Transportation program helps patients

A nonprofit organization’s new program is assisting cancer patients. Getting cancer patients onto a path toward healing is a battle in itself, but one often overlooked struggle is getting patients onto the road and to

A nonprofit organization’s new program is assisting cancer patients.

Getting cancer patients onto a path toward healing is a battle in itself, but one often overlooked struggle is getting patients onto the road and to the hospital for their treatments.

On Jan. 4, the nonprofit organization PhillyCarShare launched its new program, PhillyPatientRide, which links volunteers with cars to drive cancer patients to and from their hospital appointments.

PhillyCarShare Executive Director Gerald Furgione said approximately 20 percent of cancer patients’ appointments are missed because of insufficient means of transportation.

With help from the American Cancer Society and the support of Temple University Hospital, Hahnemann University Hospital, Thomas Jefferson University Hospital and the Hospital of the University of Pennsylvania, PhillyPatientRide is currently an eight-week trial.

PhillyCarShare, whose mission is to reduce Philadelphia’s carbon footprint, was founded in 2002 and connects members with automobiles, which are spread throughout the city. Furgione said PhillyPatientRide operates as PhillyCarShare normally would, sans the monetary fees.

With a fleet of more than 225 vehicles located in parking lots, high-rise garages and college campuses, PhillyCarShare allows members to make appointments for vehicles and gain access to specific cars near their location of choice Furgione said.

WALBERT YOUNG TTN PhillyCarShare, the American Cancer Society and area hospitals are helping cancer patients get to their appointments. Program directors identify transportation as a problem for patients.

He said although the program is in its first few weeks, the idea for PhillyPatientRide has been in the works for some time now.

Furgione said he met with the American Cancer Society about two-and-a-half years ago when he learned about its Road to Recovery program, which also provides volunteer transportation for cancer patients.

“It seemed to be working well in the suburbs, but it wasn’t working in the city of Philadelphia,” Furgione said. “One of the things that they mentioned to me was that a lot of people were interested in volunteering and didn’t have their own cars.”

A committee eventually formed with members of the American Cancer Society and representatives from local hospitals to look into new ways to provide transportation for cancer patients in the city.

“When we started looking into this more and more, we found out that transportation is [a big] deterrent for people not making their appointments,” Furgione said. “Apparently the patients, really, after they receive their treatments, shouldn’t be driving … so they depend on other people to drive them.”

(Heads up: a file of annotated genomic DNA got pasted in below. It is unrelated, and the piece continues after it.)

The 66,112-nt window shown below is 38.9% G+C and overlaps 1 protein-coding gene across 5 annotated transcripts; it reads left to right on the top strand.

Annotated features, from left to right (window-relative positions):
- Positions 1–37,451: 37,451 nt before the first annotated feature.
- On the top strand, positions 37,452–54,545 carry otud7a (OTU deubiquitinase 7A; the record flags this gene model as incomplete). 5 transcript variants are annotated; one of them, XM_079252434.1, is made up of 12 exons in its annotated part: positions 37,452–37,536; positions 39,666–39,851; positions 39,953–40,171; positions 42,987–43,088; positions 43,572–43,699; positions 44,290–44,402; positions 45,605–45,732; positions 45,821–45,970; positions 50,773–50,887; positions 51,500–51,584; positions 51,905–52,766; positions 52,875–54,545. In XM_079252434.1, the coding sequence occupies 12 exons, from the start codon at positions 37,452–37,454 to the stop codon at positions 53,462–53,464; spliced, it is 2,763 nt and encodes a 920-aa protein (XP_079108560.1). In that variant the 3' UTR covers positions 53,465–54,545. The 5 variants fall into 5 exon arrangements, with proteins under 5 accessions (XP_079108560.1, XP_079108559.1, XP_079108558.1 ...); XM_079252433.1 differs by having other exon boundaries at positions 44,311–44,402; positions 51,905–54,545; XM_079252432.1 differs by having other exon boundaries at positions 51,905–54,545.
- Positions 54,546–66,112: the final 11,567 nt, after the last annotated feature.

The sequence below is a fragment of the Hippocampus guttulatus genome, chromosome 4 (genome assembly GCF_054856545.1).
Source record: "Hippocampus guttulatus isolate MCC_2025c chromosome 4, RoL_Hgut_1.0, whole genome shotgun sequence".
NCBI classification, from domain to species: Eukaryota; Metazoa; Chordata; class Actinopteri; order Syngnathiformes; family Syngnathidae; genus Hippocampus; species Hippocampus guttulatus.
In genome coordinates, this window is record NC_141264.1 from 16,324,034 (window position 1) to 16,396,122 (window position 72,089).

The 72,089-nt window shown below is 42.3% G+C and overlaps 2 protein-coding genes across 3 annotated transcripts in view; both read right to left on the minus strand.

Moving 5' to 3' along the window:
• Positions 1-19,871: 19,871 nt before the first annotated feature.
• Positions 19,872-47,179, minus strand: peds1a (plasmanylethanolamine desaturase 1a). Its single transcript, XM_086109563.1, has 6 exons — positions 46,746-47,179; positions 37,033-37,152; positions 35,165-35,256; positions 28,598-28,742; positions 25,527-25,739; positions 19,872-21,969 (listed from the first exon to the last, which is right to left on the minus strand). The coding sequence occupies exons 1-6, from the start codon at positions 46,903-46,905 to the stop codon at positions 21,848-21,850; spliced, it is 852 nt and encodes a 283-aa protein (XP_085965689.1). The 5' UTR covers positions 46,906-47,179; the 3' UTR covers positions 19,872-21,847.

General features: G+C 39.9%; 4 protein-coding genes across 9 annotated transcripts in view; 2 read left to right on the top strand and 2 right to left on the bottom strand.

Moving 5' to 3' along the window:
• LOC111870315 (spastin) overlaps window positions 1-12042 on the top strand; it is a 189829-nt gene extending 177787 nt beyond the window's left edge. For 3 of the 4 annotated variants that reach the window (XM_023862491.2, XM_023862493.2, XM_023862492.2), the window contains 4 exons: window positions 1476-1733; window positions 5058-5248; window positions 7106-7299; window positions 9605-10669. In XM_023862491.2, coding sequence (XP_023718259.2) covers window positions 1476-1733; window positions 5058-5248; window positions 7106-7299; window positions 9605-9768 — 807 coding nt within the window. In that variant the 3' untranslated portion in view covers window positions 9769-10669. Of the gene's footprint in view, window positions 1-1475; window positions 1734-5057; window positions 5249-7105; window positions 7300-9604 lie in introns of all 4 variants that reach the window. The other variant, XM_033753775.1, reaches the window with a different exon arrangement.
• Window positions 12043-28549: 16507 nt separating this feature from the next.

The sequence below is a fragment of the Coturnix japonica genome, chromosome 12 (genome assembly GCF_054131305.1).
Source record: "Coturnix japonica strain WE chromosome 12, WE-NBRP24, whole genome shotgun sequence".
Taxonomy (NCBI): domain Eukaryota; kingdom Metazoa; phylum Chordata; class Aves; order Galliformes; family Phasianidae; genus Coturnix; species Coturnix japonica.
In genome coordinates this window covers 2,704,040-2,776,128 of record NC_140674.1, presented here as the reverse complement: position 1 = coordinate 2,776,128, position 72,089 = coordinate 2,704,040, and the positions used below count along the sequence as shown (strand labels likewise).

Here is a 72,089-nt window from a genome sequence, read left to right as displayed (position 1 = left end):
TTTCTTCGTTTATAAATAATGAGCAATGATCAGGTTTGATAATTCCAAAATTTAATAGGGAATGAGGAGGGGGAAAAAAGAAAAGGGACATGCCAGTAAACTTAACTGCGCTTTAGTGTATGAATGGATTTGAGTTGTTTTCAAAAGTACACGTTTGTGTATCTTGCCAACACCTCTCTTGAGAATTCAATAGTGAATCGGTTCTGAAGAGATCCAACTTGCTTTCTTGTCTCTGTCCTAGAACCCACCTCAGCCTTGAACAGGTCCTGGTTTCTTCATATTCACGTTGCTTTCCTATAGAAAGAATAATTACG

Furgione said the program has collected about $2,400 through the American Cancer Society and local hospitals to cover expenses such as gas and insurance during its current trial period. If successful, he said, the program would likely continue if enough money is collected.

“We think to continue it from March 1 through the end of December will probably cost us around $25,000,” Furgione said. “We feel if we can collect data and information about this, we should be able to take it out and find someone who might be interested in helping us.”

Jeanne Chavious, manager of patient services for oncology at TUH’s Cancer Center, said the program is already pursuing grants for the future.

Chavious, a member on the initial task force, said the program has identified many patients who have no means of attending their appointments, but the next step is recruiting additional volunteers.

“One of our goals is to see if we can identify volunteers,” Chavious said.

Chavious also identified students and retired persons as possible volunteers since day and nighttime flexibility is important.

“We’re still not there in terms of numbers of volunteers that we want, but it’s really starting to pick up,” Furgione said. “It takes about three hours of volunteering … we ask that they do it at least one time a month.”
Furgione said about 40 volunteers have already completed their orientation and are able to participate in the program. Volunteers must be 21 years old and complete an application, which includes a background check.

The program is currently being advertised through the mayor’s office, local churches, Craigslist and Greater Philadelphia Cares.

As for the people being served, Chavious said the cancer patients she deals with “have been very pleased that the drivers have been very pleasant and accommodating.”

“The first week we had 26 appointments,” Furgione said, adding that the second week had requests for about 50 appointments.

While the program is only in its beginning weeks, it’s one of the first of its kind, and Furgione said PhillyPatientRide is starting to gain momentum.

“This really hasn’t been done anywhere else in the United States, using volunteers and car-sharing vehicles,” Furgione said.

Angelo Fichera can be reached at

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